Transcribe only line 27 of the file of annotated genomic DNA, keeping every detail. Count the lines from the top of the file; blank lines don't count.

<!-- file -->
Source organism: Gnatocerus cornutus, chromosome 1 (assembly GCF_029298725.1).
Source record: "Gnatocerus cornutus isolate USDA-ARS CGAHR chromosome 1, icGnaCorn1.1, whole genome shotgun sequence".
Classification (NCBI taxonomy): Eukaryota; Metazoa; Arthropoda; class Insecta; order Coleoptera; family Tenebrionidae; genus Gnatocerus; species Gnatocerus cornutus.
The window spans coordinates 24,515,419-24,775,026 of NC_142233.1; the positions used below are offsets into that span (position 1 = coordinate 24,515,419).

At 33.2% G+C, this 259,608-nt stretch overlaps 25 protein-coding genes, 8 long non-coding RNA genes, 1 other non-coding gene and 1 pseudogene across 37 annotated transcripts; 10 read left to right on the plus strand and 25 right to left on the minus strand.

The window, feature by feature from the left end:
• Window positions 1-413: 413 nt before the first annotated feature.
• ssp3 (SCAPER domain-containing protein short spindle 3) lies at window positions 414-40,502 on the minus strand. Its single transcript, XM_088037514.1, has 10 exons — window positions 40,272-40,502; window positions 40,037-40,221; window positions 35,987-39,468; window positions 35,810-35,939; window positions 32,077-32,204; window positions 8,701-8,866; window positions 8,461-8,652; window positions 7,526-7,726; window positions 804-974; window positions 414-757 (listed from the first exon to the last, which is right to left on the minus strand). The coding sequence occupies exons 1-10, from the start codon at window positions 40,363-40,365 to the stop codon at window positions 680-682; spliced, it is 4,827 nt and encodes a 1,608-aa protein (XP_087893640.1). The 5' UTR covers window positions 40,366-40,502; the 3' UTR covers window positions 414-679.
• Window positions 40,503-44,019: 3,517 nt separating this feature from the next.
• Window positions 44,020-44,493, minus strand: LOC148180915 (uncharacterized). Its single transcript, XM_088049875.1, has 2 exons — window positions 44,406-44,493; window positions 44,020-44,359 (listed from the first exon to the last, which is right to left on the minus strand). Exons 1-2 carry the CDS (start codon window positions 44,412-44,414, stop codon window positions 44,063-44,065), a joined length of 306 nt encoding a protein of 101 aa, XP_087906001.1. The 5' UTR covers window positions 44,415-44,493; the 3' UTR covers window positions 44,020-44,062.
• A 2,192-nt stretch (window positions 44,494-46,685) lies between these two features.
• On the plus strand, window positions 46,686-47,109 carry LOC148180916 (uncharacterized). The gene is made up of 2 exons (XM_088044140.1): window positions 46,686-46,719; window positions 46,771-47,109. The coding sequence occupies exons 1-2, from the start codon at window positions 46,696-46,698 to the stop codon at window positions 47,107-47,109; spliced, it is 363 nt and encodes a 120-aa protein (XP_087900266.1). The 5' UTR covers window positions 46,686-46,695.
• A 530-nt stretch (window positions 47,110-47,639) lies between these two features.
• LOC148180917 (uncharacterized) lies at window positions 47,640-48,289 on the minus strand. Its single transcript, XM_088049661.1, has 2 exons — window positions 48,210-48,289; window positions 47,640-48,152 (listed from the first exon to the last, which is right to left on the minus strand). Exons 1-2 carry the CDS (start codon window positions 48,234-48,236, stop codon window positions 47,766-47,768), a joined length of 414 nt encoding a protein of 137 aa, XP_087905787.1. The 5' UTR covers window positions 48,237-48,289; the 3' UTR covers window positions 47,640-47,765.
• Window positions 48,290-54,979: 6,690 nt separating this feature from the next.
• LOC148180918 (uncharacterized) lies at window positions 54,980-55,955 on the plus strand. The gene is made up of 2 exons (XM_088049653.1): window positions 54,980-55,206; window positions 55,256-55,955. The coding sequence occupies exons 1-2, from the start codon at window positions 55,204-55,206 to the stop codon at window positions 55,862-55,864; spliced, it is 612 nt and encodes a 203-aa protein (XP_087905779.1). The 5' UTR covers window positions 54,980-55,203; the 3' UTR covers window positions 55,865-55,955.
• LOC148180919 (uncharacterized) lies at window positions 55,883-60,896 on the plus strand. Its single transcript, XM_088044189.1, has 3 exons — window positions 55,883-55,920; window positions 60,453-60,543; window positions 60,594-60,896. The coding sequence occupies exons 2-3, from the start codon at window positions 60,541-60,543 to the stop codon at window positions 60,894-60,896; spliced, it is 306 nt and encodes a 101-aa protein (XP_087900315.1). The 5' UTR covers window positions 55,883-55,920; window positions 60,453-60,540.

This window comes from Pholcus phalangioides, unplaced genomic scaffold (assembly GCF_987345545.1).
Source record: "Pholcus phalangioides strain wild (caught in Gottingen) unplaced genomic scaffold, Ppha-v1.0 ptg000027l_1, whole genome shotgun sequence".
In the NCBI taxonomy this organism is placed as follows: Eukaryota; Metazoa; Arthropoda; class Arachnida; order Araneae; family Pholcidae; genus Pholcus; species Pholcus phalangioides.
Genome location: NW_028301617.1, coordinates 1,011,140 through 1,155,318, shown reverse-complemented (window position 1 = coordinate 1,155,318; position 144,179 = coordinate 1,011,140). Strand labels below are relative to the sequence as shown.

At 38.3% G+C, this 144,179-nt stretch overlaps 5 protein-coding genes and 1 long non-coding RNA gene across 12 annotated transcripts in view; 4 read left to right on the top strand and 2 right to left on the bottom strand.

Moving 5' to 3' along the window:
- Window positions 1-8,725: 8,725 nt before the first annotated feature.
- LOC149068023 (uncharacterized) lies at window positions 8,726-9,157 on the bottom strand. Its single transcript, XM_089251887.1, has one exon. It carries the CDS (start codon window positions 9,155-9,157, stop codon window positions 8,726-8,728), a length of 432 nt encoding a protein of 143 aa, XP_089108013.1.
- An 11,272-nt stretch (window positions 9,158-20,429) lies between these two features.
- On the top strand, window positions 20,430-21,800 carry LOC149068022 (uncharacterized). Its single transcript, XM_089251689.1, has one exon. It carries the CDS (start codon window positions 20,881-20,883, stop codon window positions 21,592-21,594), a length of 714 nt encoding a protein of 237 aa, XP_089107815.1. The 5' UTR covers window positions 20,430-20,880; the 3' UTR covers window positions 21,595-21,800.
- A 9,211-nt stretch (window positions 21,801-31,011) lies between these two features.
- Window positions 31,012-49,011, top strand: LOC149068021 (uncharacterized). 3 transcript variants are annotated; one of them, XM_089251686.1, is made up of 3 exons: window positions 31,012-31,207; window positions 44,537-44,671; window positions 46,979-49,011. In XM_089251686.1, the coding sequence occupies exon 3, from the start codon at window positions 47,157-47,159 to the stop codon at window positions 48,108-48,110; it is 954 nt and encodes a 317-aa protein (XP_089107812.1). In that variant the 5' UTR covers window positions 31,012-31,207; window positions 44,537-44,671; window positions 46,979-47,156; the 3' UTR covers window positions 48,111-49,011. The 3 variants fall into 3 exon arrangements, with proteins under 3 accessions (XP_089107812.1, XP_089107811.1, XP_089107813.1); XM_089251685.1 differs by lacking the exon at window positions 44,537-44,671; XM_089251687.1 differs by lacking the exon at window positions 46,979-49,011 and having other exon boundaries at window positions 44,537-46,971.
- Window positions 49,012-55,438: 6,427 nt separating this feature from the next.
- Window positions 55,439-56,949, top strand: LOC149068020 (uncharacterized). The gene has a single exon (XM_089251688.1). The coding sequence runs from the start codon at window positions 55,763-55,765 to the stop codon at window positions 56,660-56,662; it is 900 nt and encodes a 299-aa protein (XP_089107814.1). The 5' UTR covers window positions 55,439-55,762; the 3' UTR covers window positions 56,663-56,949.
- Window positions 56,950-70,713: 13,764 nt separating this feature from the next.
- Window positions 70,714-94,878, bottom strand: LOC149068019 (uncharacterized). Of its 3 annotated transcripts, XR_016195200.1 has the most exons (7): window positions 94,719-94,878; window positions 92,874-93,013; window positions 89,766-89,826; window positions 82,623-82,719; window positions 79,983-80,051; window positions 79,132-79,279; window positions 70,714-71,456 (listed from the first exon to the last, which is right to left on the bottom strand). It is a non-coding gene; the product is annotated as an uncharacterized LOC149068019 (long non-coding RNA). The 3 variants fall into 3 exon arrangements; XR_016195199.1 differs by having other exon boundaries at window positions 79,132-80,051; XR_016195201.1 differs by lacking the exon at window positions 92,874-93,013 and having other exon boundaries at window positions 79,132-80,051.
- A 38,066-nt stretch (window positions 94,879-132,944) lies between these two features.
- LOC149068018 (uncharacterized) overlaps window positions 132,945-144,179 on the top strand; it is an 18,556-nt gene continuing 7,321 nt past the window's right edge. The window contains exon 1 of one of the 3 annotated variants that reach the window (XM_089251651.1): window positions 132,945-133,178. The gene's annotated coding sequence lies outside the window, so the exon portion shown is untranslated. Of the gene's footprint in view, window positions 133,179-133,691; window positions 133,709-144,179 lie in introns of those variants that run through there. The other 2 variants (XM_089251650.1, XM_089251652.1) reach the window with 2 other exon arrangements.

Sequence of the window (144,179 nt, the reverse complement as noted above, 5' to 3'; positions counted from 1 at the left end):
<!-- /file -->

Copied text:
- On the top strand, window positions 20,430-21,800 carry LOC149068022 (uncharacterized). Its single transcript, XM_089251689.1, has one exon. It carries the CDS (start codon window positions 20,881-20,883, stop codon window positions 21,592-21,594), a length of 714 nt encoding a protein of 237 aa, XP_089107815.1. The 5' UTR covers window positions 20,430-20,880; the 3' UTR covers window positions 21,595-21,800.